redbaron1930

1916 D-45 Waterpump shaft Removal

Recommended Posts

  Hello all;

   I need to change the waterpump shaft on my 1916 model D-45. (chews up packing like crazy!)

Can anyone walk me through the steps on the best way to get it out. I imagine that the engine should be set at #1 TDC and the distributor marked at #1 firing. Everything is trapped in there pretty good but I am sure there is a way to get it out and if anyone have done it before I'm sure it will save me a lot of guessing and aggravation.

 

 Thanks

           Andy

Share this post


Link to post
Share on other sites

Andy

 

Covered in great detail in several previous posts.

 

Try the search feature for just this forum and a few key words and see what you find.  Get back with us if you still need assistance.

Share this post


Link to post
Share on other sites

Andy,

Brian is right about this being covered before.  You have one tremendous thing in your favor here - the shaft on the 1916 and 1917 models was straight.  In my humble opinion you will want to use stainless as the replacement material.  With stainless you have several options.  You can choose a grade that is corrosion resistant, or, you can choose a grade with high wear resistant characteristics.  Go with the wear resistant material.  With the shaft being straight that lends itself to being run through a centerless grinder.  By grinding to the finish size a finish of 4 - 5 rms can be held and the graphite packing will not leak a drop.  I have copies of Buick Motor Company Engineering Drawings for the shaft, water pump bushings, starter/generator coupling, and all three packing nuts.  I think Dean Tryon had another run of the water pump impellors made.  With one of those, you could set your cooling system back to factory condition.  I will be in contact with you.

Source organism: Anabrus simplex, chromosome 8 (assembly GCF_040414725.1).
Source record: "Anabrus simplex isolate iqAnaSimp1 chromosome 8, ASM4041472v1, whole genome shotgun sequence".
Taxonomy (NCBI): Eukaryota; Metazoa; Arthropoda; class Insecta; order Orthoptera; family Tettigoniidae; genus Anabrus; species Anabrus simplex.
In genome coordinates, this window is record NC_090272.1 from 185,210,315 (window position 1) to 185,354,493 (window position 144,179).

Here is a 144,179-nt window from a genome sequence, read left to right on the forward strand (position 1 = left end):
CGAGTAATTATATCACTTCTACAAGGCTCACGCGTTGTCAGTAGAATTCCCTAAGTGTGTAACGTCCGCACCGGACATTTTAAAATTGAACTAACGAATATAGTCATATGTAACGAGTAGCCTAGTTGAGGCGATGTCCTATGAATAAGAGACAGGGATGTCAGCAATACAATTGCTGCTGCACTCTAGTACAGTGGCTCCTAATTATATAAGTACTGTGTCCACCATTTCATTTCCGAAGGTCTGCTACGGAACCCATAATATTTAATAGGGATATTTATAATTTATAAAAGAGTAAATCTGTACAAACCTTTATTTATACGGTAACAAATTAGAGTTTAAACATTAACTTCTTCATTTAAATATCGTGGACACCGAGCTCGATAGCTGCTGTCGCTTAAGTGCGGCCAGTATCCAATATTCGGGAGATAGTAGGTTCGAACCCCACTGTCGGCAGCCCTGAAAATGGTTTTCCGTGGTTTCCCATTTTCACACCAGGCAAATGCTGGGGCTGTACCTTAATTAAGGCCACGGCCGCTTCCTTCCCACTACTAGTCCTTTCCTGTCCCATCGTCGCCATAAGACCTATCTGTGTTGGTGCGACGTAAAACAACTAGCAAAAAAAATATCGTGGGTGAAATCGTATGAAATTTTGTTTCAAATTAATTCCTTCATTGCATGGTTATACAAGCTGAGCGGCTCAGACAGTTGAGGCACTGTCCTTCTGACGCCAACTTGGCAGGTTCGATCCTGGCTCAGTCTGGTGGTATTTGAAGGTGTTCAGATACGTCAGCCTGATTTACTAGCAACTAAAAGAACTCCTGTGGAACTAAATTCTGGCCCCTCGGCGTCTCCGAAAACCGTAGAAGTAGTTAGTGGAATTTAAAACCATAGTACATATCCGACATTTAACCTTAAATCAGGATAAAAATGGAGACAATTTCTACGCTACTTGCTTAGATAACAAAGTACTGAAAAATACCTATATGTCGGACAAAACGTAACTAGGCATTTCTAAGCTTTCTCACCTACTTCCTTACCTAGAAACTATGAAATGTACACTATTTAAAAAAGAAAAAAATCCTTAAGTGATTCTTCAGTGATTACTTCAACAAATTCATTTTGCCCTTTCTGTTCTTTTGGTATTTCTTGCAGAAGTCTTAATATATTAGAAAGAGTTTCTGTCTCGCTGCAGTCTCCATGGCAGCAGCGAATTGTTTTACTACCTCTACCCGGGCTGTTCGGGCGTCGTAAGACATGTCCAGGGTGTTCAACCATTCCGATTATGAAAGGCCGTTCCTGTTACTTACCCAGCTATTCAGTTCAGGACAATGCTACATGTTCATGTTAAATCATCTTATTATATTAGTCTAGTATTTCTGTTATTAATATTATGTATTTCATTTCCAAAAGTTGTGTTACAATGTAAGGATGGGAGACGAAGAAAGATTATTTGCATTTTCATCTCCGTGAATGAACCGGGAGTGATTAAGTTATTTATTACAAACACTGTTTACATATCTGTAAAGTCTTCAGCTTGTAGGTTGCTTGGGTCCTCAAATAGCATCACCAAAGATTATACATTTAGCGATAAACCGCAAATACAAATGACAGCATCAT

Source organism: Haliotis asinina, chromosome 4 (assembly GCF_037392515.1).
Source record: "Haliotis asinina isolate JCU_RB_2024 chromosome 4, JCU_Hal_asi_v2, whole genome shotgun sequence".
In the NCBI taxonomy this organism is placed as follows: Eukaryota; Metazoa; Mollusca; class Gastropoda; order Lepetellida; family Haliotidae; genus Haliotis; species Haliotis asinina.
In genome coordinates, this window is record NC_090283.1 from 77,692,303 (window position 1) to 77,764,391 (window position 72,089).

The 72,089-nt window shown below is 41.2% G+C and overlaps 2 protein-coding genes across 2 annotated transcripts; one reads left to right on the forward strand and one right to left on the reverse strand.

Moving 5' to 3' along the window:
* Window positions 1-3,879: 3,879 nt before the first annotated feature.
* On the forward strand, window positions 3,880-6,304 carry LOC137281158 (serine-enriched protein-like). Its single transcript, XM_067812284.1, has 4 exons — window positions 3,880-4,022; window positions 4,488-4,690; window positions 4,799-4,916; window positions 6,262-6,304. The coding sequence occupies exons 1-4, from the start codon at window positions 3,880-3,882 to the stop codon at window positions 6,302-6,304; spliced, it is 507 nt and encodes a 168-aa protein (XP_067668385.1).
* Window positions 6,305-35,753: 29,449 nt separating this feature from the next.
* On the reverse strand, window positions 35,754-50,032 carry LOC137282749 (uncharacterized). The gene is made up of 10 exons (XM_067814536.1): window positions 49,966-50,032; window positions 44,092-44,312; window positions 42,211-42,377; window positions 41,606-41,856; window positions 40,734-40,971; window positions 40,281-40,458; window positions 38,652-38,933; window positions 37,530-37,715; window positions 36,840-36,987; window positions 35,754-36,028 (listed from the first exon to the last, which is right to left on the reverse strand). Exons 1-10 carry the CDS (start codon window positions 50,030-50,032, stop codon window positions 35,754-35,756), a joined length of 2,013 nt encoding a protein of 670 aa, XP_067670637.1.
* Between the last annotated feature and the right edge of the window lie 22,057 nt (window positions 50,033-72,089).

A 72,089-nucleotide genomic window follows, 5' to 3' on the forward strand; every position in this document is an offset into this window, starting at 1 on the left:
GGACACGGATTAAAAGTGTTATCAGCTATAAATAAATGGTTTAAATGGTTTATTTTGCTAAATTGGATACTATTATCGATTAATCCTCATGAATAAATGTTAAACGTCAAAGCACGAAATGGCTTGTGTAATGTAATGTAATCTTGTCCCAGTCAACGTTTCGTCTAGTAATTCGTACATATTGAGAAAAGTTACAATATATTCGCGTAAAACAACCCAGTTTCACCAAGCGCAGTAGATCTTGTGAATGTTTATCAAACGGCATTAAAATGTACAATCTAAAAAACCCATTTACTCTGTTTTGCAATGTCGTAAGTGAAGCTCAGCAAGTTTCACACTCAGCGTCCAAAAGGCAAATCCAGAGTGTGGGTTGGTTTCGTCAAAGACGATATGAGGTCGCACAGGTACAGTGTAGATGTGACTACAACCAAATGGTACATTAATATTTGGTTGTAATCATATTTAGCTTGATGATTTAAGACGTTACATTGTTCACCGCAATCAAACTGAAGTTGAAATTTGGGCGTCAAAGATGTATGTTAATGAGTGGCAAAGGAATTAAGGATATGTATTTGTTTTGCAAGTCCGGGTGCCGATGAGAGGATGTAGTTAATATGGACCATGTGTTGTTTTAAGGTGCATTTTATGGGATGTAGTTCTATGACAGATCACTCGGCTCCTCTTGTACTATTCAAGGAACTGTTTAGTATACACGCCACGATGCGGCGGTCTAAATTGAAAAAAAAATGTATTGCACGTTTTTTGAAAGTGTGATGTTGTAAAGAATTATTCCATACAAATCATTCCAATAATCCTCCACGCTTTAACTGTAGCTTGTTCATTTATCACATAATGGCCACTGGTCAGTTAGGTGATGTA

Terry Wiegand

South Hutchinson, Kansas

Share this post


Link to post
Share on other sites

Andy,

Here is one of those detailed threads Brian talked about.https://forums.aaca.org/topic/322398-1925-earlier-buick-water-pump-rebuilding-procedure/page/2/

Very thorough. Though I managed to make a couple of mistakes on my smaller Buick 4cyl (In which - unlike the 6 - the timing case can only be accessed from the front). Oh boy, some bad memories there.

Your instinct to ask questions first is correct!

Good luck

Edited by Ben P.
Typo (see edit history)

Share this post


Link to post
Share on other sites

Andy - the thread that Brian and Terry are talking about was very helpful ,(Hubert's) as I redid my 23 water pump this last August, my problem was with my impellor and a strange coating of a latex material, removed it, sand blasted and coated it with JB weld - works like original now. I used glands from Bob's Auto as packing material. From reading your original post, it sounds like your shaft is scoured and is chewing up the packing - just my two cents but try using emery cloth to clean both sides of the shaft on both sides of the pump, then repack tighten but not over tight as you need a little leakage to lubricate before removing the whole unit.

 

Jim 

Share this post


Link to post
Share on other sites

Thanks all, Jim, my shaft is very worn in the packing areas ( as well as chewed up). I believe replacement is the only effective remedy at this point.

Share this post


Link to post
Share on other sites

Andy, 

    Ben provided a link to a water pump rebuilding procedure.  I have replaced the original procedure with one dated 11-5-19.  You will want to use the replacement document as there have been significant updates to the procedure.      Hugh

Share this post


Link to post
Share on other sites

Just noticed that I was on the 2nd page of that thread when creating the link, could backpage, but for clarity’s sake here’s the direct link: